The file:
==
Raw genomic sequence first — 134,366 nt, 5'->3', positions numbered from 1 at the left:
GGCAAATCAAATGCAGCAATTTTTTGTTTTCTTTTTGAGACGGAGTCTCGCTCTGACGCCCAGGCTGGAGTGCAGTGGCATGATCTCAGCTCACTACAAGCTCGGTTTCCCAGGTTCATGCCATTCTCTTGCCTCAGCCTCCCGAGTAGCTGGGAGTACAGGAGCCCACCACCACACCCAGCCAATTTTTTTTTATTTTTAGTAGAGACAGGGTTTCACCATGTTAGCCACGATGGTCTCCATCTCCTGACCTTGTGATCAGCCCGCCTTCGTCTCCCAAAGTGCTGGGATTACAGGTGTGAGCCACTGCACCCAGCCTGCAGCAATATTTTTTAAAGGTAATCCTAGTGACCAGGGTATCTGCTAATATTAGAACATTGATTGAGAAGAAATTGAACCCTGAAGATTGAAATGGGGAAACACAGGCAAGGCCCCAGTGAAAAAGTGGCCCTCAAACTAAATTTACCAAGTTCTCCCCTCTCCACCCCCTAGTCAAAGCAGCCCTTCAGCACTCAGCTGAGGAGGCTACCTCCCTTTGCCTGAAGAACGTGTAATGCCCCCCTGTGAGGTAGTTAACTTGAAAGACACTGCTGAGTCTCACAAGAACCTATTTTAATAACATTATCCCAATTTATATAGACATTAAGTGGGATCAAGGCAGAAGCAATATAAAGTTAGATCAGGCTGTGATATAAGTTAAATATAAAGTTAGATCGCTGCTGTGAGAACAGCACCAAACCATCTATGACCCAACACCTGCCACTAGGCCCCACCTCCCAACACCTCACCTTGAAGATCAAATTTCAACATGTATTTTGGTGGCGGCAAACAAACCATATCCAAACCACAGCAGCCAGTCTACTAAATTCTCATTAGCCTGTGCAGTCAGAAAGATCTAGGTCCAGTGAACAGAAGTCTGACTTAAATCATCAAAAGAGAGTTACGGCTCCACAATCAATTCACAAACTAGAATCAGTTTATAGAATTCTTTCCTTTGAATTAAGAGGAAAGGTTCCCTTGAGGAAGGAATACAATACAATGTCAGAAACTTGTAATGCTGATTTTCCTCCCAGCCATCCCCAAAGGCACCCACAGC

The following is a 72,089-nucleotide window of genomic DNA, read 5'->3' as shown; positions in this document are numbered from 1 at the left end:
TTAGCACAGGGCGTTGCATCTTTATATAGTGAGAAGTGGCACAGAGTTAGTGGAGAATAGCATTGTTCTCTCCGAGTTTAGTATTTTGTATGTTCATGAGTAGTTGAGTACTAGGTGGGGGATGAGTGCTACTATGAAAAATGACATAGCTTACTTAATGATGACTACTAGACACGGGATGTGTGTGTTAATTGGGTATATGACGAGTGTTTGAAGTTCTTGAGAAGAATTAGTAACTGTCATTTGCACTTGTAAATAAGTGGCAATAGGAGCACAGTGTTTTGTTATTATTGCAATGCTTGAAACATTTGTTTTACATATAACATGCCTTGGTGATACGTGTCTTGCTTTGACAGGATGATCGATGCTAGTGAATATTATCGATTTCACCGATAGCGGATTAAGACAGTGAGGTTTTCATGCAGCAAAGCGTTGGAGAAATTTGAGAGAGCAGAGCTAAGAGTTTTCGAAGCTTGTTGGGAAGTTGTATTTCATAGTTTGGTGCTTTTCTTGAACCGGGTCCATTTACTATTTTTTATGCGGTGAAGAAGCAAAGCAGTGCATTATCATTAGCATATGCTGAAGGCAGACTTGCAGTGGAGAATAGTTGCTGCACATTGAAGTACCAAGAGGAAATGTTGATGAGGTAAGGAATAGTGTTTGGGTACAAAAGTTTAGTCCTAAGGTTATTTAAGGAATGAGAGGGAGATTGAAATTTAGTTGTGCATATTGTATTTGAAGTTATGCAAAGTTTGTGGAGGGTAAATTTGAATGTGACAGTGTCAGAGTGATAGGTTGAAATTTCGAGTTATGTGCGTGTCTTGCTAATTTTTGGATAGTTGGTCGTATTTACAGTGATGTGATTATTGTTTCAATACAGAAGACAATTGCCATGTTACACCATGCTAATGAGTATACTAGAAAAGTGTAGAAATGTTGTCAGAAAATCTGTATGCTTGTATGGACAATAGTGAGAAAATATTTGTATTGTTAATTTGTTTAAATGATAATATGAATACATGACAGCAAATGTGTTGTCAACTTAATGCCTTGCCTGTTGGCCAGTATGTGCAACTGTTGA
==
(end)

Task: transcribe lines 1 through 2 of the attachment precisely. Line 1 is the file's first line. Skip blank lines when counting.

Raw genomic sequence first — 134,366 nt, 5'->3', positions numbered from 1 at the left:
GGCAAATCAAATGCAGCAATTTTTTGTTTTCTTTTTGAGACGGAGTCTCGCTCTGACGCCCAGGCTGGAGTGCAGTGGCATGATCTCAGCTCACTACAAGCTCGGTTTCCCAGGTTCATGCCATTCTCTTGCCTCAGCCTCCCGAGTAGCTGGGAGTACAGGAGCCCACCACCACACCCAGCCAATTTTTTTTTATTTTTAGTAGAGACAGGGTTTCACCATGTTAGCCACGATGGTCTCCATCTCCTGACCTTGTGATCAGCCCGCCTTCGTCTCCCAAAGTGCTGGGATTACAGGTGTGAGCCACTGCACCCAGCCTGCAGCAATATTTTTTAAAGGTAATCCTAGTGACCAGGGTATCTGCTAATATTAGAACATTGATTGAGAAGAAATTGAACCCTGAAGATTGAAATGGGGAAACACAGGCAAGGCCCCAGTGAAAAAGTGGCCCTCAAACTAAATTTACCAAGTTCTCCCCTCTCCACCCCCTAGTCAAAGCAGCCCTTCAGCACTCAGCTGAGGAGGCTACCTCCCTTTGCCTGAAGAACGTGTAATGCCCCCCTGTGAGGTAGTTAACTTGAAAGACACTGCTGAGTCTCACAAGAACCTATTTTAATAACATTATCCCAATTTATATAGACATTAAGTGGGATCAAGGCAGAAGCAATATAAAGTTAGATCAGGCTGTGATATAAGTTAAATATAAAGTTAGATCGCTGCTGTGAGAACAGCACCAAACCATCTATGACCCAACACCTGCCACTAGGCCCCACCTCCCAACACCTCACCTTGAAGATCAAATTTCAACATGTATTTTGGTGGCGGCAAACAAACCATATCCAAACCACAGCAGCCAGTCTACTAAATTCTCATTAGCCTGTGCAGTCAGAAAGATCTAGGTCCAGTGAACAGAAGTCTGACTTAAATCATCAAAAGAGAGTTACGGCTCCACAATCAATTCACAAACTAGAATCAGTTTATAGAATTCTTTCCTTTGAATTAAGAGGAAAGGTTCCCTTGAGGAAGGAATACAATACAATGTCAGAAACTTGTAATGCTGATTTTCCTCCCAGCCATCCCCAAAGGCACCCACAGC